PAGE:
With temperatures nearing 100, state health officials say people need to be extremely cautious when outdoors. Too much exposure can cause heat exhaustion and heat strokes.
Doctor Gary Wheeler with the Arkansas Department of Health says it’s important to pay attention to early signs of dehydration.
“Particularly people who are outside working, they'll start to get muscle cramps and that kind of thing. They're probably losing sweat, losing salt, and they should recognize that's a problem and not just keep working through it," says Wheeler.
The U.S. Supreme Court’s landmark decision Wednesday that a federal same-sex marriage ban is unconstitutional could impact public policy in Arkansas.
U.S. Senator Mark Pryor supported the Defense of Marriage Act and says the high court’s ruling still recognizes that marriage contracts should be left up to individual states.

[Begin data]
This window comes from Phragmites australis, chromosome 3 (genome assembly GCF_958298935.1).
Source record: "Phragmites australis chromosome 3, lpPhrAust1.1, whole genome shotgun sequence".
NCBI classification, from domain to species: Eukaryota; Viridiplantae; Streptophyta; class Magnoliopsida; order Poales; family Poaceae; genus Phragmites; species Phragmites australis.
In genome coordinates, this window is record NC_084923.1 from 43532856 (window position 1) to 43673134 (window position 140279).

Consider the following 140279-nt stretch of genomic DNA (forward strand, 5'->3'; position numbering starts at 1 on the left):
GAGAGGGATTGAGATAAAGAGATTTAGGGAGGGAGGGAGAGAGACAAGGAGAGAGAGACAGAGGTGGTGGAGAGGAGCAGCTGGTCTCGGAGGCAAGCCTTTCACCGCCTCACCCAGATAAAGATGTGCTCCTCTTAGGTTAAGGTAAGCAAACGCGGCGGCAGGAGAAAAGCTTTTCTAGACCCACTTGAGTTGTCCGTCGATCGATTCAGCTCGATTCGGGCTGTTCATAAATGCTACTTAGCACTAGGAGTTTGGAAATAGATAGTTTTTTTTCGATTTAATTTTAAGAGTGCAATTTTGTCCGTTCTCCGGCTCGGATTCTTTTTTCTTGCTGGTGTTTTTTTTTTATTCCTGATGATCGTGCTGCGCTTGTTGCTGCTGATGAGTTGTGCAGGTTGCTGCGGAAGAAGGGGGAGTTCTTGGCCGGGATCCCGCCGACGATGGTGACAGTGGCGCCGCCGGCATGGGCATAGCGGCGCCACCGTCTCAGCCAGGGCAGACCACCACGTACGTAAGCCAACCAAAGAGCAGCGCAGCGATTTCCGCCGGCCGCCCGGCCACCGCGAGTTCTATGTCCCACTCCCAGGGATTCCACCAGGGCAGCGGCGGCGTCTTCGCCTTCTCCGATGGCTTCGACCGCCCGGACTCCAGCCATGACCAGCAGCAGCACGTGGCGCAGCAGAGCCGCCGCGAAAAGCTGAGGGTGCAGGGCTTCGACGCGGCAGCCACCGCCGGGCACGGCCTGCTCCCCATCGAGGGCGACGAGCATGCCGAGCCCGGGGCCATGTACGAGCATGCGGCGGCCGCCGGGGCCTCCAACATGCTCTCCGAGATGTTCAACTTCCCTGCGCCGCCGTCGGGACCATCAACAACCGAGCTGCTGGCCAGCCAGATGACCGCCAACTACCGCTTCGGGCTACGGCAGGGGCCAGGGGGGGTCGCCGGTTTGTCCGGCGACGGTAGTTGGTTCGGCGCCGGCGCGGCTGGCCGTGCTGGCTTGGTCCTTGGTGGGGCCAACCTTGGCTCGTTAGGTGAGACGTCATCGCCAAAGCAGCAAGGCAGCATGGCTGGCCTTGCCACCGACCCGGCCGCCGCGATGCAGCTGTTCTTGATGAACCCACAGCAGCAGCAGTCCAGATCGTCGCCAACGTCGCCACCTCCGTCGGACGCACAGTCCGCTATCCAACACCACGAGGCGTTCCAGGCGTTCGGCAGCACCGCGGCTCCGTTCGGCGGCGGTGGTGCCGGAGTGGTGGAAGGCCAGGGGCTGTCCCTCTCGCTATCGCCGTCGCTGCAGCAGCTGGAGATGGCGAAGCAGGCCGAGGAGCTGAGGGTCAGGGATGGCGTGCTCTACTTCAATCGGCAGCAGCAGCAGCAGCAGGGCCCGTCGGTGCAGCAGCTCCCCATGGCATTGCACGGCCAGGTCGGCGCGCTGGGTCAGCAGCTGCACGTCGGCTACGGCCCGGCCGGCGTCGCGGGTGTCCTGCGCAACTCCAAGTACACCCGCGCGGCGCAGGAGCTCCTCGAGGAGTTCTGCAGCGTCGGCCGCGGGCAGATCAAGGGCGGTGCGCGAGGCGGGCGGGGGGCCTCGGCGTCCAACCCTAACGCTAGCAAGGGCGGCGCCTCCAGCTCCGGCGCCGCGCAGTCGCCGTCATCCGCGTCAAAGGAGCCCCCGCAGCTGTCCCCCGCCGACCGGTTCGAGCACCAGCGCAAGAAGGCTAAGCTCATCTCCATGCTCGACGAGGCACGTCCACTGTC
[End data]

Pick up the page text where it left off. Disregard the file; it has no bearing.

“Arkansas has made the determination that marriage is between a man and a woman,” Pryor said. “I support and respect the state’s decision and my personal belief that marriage is between a man and a woman has not changed.”
The Arkansas Lottery Commission has voted to give pay raises to its director and other employees.
The panel on Wednesday voted to give a 2 percent cost-of-living pay raise to its 82 employees and also give merit pay raises to those eligible based on their evaluations.
Director Bishop Woosley will receive a one-time payment of $4,248 this year as a 3 percent merit pay raise and will receive $2,832 next year as his cost-of-living adjustment The payments to Woosley are based on his maximum salary under state law, which is $141,603.
The Arkansas Lottery Commission is voting whether to give pay raises to its director and other employees.
The commission is scheduled to meet by conference call on Wednesday to vote on whether to give cost-of-living and merit pay raises to Director Bishop Woosley, Internal Auditor Matt Brown and other employees of the games.
The commission met in a closed door session Monday to review Woosley and Brown's performance. Woosley, the former chief legal counsel for the games, was hired as the lottery's director last year.